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New Earth-like planet found orbiting nearest star

25 August 2016

Scientists now have clear evidence of an ‘Earth-like’ planet, with the potential to support surface water and life, orbiting the closest star to our Solar System.

Artist's impression of the planet orbiting Proxima Centauri (Credit: European Southern Observatory (ESO))

‘Proxima b’ is a rocky planet that is more massive than Earth and revolves around its parent star every eleven days. Its condition, and its positioning in the habitable zone around Proxima Centrauri, which is the star closest to our Sun, means that liquid water and life could exist on its surface.

The results from an international team led by UK astronomers funded by STFC and who were using European Southern Observatory facilities as well as other telescopes are published in the journal Nature.

Proxima b which is 4.2 light years away (about 25.2 trillion miles) has excited scientists because it may also be the closest possible home for life outside of our Solar System.

Lead author and coordinator of the project, Dr Guillem Anglada-Escudé from Queen Mary University of London’s School of Physics and Astronomy, said “succeeding in the search for the nearest terrestrial planet beyond the Solar system has been an experience of a lifetime, and has drawn on the dedication and passion of a number of international researchers. We hope these findings inspire future generations to keep looking beyond the stars. The search for life on Proxima b comes next."

Professor Hugh Jones from the University of Hertfordshire says the announcement of the new found planet has been a long time in the making, “initial observations of the planet were made more than 15 years ago in March 2000. We first submitted a scientific paper presenting the planet’s existence back in February 2013. My colleague Dr Mikko Tuomi had discovered the planet's fingerprints in archived data taken before 2009, but we didn’t have enough evidence to conclusively support such a major discovery. Guillem Anglada-Escudé then joined the University of Hertfordshire team and co-ordinated major observing campaigns. These gave us enough observations to unequivocally confirm the planetary signal with several independent datasets”.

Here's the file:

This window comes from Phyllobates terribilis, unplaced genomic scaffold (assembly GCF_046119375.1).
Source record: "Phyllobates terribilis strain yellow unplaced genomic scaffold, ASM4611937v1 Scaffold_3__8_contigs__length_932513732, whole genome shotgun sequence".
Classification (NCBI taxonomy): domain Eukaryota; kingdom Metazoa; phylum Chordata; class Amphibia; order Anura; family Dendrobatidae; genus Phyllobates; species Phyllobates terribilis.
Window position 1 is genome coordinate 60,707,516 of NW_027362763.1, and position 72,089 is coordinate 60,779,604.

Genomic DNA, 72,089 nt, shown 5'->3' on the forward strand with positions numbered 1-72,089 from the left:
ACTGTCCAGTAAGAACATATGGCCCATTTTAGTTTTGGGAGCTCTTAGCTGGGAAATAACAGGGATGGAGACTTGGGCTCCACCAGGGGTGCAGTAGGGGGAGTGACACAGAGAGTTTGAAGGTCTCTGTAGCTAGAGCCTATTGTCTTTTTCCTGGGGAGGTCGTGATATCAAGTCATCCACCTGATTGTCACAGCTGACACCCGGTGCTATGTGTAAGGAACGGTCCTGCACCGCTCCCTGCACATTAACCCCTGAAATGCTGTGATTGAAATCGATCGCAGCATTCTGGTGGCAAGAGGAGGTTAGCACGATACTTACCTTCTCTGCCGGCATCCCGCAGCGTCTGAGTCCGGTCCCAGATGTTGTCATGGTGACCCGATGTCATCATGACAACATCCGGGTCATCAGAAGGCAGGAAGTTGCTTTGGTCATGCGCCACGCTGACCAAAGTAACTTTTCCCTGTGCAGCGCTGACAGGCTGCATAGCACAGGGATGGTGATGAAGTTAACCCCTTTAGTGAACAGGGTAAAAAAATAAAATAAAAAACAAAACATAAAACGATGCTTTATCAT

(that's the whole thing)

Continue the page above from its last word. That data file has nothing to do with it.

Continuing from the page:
Three UK universities, also including the Open University, were involved in the work, which included funding from the Science and Technology Facilities Council. STFC also manages the UK subscription to ESO.

Science Minster Jo Johnson said "the discovery of Proxima b adds to what has already been a momentous year for UK space research. It is yet another prime example of the pioneering and collaborative work of the scientists and researchers across the UK, and government’s commitment to increase our science budget will help support them to make even more exciting discoveries.”